Detective Comics #3 (Published by DC Comics; Review by Aaron Duran; 'Rama Rating: 5 out of 10): We're a few months into this new Detective Comics from writer / artist Tony Daniel, and I'm still not sure this is a book I want to keep reading. Batman continues to face off (sorry) with the newest Gotham freak, the Dollmaker, a villain that splices together bodies to create all new works of art and thugs. The story has potential, but just doesn't feel all that fresh and new to me. The cliffhanger ending of Issue #2, with a supposedly dead and stitched Commissioner Gordon had little impact. And, opening with the same image still left me cold. We all know that isn't Jim Gordon, and while you assume the good guys will win in the end, the journey should at least have some excitement and mystery. Perhaps that is what is bothering me the most about Daniel's run as the writer on this book. Much of it reads like stories I'm all too familiar with. I already know what happens when Batman faces someone with a Hush like obsession. We all know that little girl trapped in Ragdoll Dollmaker's house is more than what she seems. And, even with the way this issue ends, I've got a real good idea where Joker will make an appearance. Daniel's art, while not quite as great as his work on Batman RIP, is still the highlight of this book. Very few pencilers know how to draw that uncomfortable close up and make it work. When Batman's face takes up half a page, Daniel sells the heck out of it. His Batman is tireless and intense. I just wish the same could be said for the book as a whole. Detective Comics is a marquee title that is only half way there.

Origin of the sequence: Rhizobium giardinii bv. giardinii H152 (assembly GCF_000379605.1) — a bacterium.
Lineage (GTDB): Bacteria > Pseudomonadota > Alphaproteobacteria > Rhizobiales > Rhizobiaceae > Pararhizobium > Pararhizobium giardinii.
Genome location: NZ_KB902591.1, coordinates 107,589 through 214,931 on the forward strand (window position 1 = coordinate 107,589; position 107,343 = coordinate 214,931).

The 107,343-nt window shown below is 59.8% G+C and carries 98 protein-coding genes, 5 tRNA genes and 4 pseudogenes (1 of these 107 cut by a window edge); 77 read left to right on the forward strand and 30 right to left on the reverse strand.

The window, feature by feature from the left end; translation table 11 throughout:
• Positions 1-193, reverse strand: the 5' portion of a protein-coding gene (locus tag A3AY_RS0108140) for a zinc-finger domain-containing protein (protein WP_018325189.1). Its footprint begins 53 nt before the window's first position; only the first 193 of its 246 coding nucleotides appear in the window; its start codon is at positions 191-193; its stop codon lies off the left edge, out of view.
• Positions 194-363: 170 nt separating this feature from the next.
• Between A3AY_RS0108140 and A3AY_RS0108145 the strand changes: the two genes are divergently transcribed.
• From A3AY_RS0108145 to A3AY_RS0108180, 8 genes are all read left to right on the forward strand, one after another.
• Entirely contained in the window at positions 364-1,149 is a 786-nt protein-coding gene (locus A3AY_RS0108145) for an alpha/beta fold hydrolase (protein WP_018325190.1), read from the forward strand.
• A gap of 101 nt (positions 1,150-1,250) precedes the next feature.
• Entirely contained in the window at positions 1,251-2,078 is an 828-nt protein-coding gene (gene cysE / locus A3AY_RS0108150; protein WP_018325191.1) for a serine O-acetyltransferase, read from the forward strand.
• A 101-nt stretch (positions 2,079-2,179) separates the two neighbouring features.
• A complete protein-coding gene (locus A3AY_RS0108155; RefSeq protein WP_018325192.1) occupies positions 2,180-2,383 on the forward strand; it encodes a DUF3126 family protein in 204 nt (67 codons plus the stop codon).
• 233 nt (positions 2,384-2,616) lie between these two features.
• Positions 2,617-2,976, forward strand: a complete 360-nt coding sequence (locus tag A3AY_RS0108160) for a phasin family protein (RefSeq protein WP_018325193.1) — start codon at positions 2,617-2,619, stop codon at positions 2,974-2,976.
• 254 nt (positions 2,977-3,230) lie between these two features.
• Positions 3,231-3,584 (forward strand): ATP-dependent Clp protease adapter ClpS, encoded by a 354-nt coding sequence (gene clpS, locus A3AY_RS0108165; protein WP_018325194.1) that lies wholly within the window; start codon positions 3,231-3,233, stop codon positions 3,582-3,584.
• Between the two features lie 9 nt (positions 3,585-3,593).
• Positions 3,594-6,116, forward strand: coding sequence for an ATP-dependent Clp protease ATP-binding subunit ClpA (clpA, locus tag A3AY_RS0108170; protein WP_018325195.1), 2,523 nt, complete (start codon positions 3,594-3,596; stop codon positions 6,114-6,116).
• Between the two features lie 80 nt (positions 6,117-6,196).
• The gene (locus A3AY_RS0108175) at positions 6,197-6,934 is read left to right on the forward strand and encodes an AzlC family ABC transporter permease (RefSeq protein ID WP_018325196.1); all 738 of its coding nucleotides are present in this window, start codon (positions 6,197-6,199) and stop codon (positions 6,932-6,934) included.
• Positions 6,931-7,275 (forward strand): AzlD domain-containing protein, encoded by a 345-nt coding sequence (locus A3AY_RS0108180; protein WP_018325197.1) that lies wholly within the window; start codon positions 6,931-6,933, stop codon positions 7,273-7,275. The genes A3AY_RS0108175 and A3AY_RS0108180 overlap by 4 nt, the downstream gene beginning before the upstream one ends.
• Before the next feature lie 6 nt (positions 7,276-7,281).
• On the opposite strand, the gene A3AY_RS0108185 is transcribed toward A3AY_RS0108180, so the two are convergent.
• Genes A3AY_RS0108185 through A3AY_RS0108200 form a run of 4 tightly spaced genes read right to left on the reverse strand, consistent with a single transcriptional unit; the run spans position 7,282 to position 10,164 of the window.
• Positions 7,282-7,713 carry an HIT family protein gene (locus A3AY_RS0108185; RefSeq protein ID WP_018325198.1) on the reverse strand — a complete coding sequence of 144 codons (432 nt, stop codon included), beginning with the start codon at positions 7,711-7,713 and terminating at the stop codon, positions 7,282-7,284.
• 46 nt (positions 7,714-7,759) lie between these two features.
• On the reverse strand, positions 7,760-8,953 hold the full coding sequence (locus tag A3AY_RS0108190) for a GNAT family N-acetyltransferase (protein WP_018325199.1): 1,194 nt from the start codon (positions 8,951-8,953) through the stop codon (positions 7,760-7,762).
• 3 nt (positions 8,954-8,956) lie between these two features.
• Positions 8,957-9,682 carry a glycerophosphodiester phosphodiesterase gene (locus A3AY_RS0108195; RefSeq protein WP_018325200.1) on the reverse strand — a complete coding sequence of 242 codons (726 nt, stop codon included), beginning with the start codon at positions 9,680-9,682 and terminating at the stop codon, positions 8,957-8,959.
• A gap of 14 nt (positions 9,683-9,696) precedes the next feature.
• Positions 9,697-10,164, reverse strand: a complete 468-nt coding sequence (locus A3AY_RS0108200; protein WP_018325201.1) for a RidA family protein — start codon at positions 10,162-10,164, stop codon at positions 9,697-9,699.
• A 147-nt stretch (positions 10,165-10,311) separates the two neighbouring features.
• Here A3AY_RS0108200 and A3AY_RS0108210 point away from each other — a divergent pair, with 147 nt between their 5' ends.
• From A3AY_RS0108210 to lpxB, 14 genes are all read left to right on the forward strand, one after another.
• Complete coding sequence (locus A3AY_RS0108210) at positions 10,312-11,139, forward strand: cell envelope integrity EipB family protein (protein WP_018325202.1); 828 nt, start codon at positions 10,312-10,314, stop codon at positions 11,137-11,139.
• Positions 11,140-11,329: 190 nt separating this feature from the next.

Fear Agent #32 (Published by Dark Horse Comics; Review by Edward Kaye; ’Rama Rating: 10 out of 10): I’ve been reading Fear Agent since way back in 2005. I went in the comic shop one day, and the storeowner recommended me this new comic starring an alcoholic spaceman, and the rest, as they say, is history! It’s been a long journey, the series has shifted publisher, and suffered from a few delays, but Rick Remender finally delivers the concluding chapter of his sci-fi epic. I don’t want to give anything away, but after the depressing times that Remender has put Heath through recently, our hero finally gets the ending that he deserves, but it’s pretty bittersweet. Remender puts together the perfect finale, and brings things full circle with a key scene from earlier in the series, recast in a new light. The last page of this comic will send a shiver down your spine, and bring a tear to your eye. It’s kind of a shame that Tony Moore wasn’t able to handle art duties on this arc solo, but Mike Hawthorne and John Lucas do such a good job complimenting his style, that it’s hard to tell the art apart from earlier issues. Everyone involved is operating at 100% here, to bring the series to a fitting conclusion. Fear Agent #32 is an amazing finale to one of the best sci-fi comics of the decade!